"We have several different issues going on simultaneously and I have to go in a number of different directions here. For example, defensively, we have a big competition going on just to see who is going to be in the mix at linebacker, which I think is too early to make the call on that. You guys were there the other day and saw that we lined up with (Anthony) Vernaglia and Mitchell Thomas and Steve Quinn with that first group and came back with the second group. It is obvious that you saw who was out there so I don't have to go over that because I don't think - because the first group was out there and the second group was out there - that anything was etched in stone. I think there are some guys who are making significant progress, but I think it is too early in the spring to tell who is really going to step up when you are going full speed. I think that full speed will come into fruition a little bit more when we get into a couple of scrimmage situations before the culmination of the spring. I have been overall very pleased with the communication on the defense. I think we have gone through spring with one of our major areas of concern was to cut down on the number of mental mistakes. I'm not saying we make a whole bunch of them but we are trying to simplify things so that we can find out if guys can line up and just play or not. The other thing, we have spent a lot of time challenging veteran players to step their game up and so far so good.

"I think as far as the kicking game goes, I think it was a rude awakening for both kickers and returners to all of a sudden have to be outside on Saturday. The conditions have been perfect, we are inside, we are in the bubble, and everything is beautiful and the weather is nice; no wind, no height you have to be concerned with – now all of a sudden you've got a cold, rainy, windy day and although I think that's more realistic as to how games are played, I think it certainly was not the ideal way to come out of the box for special teams, so I don't jump to any rash decisions as far as the specialists go. I think for both the kickers and returners, it is way too early to tell. There are several points on special teams that we have made where we are trying to find out some things, personnel-related, and some are schematically-related. I think one of our biggest areas of concerns was kickoff returns and, so far, we have liked what it looks like; not that we are running every kickoff back for a touchdown, but we have liked what it looks like and the more that we can get outside and the kickers turned loose, I think we'll be able to judge that a little more as the time goes on.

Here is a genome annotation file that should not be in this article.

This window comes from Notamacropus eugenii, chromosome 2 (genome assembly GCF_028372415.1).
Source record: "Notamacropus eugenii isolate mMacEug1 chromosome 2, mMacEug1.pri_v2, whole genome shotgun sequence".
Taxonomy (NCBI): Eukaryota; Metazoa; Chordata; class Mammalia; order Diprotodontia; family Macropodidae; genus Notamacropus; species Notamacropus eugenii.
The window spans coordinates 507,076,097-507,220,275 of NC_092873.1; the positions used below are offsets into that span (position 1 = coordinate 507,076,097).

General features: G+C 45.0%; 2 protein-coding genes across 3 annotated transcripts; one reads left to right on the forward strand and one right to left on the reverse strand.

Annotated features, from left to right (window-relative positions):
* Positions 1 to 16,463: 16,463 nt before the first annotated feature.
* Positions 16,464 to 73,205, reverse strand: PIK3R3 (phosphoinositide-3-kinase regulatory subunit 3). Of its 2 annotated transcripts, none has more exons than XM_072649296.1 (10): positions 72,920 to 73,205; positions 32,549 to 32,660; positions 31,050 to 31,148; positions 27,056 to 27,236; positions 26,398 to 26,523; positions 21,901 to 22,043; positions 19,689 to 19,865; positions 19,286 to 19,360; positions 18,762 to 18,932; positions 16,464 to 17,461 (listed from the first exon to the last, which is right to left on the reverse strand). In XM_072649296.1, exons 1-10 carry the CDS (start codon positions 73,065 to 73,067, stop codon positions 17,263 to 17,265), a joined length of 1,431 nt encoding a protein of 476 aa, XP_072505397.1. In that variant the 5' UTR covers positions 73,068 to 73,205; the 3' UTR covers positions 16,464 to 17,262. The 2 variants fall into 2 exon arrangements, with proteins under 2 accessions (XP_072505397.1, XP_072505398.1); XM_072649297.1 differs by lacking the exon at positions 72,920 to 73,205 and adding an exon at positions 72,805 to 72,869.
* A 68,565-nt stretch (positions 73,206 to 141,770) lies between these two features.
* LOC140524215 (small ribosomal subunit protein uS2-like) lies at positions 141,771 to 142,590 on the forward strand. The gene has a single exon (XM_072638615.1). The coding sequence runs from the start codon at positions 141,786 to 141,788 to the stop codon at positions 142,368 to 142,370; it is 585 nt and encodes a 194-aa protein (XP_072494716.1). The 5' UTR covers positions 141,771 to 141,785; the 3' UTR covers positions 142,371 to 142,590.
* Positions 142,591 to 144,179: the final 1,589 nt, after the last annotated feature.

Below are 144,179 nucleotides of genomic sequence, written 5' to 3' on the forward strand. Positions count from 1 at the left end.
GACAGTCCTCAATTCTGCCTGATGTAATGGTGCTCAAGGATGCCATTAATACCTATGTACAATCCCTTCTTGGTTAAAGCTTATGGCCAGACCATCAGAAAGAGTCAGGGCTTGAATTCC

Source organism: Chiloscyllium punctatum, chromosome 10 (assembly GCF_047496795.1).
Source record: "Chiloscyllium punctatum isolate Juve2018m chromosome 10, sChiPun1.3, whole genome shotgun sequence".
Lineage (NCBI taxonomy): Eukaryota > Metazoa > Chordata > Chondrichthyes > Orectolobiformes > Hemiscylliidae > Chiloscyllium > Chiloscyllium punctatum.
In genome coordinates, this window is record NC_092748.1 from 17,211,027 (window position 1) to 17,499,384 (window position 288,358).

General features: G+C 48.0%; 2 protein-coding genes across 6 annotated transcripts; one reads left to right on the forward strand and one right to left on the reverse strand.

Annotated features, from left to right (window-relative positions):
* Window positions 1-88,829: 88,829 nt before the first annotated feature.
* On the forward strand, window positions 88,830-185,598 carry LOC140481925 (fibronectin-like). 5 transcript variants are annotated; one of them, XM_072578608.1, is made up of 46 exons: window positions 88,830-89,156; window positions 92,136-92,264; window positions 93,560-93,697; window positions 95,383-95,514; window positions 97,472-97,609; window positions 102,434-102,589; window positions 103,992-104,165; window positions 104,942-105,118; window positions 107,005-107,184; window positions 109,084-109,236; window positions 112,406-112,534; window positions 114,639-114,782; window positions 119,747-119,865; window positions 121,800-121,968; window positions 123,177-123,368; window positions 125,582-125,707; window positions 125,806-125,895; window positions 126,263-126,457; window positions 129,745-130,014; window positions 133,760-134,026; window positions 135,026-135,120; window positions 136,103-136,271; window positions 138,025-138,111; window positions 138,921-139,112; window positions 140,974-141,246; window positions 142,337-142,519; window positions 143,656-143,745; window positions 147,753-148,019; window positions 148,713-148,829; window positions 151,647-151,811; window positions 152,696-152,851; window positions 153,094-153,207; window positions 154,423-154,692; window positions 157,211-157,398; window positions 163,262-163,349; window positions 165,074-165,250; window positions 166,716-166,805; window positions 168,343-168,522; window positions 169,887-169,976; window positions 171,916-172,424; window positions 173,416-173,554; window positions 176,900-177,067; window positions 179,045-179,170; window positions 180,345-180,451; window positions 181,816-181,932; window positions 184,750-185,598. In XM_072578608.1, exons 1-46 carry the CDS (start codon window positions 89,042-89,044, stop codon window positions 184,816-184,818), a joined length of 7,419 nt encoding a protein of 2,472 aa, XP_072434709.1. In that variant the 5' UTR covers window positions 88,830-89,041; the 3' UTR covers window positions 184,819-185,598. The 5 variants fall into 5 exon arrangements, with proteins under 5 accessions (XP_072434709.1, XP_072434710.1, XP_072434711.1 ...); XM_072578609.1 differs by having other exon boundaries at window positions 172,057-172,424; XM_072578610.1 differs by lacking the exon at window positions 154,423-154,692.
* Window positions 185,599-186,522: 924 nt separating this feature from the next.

"Offensively, I think the flow has been broken up a little bit because we have had a couple receivers banged up a little bit and Jeff (Samardzija) has been in and out of practice, so in our passing game, that has hurt our continuity a little bit although we have a lot of time to feature both the running backs and the tight-ends. When you lose at one position, you gain at another position and I think we are getting some answers as far as the offensive line and how that is shaping up before we get Sully (John Sullivan) back at full speed and we get the rest of those guys coming in this summer."

How much should we assume about what we saw on Saturday?

"There were definitely some telling things there. I think it would be premature to make any rash judgments, like Mitchell Thomas is our starting middle linebacker, but the reason he was running first at this point is because he was running the best. So that's why you put somebody out there first. You don't put them out there first because you are patting them on the back and saying, ‘hey it's your turn today, buddy'. I think there are some things that are pretty obvious to all of you that follow us on a daily basis. The questions come where the holes are and who is going to fill those holes. I don't think any of us, me, therefore certainly not you, will be able to answer some of those things until August rolls around."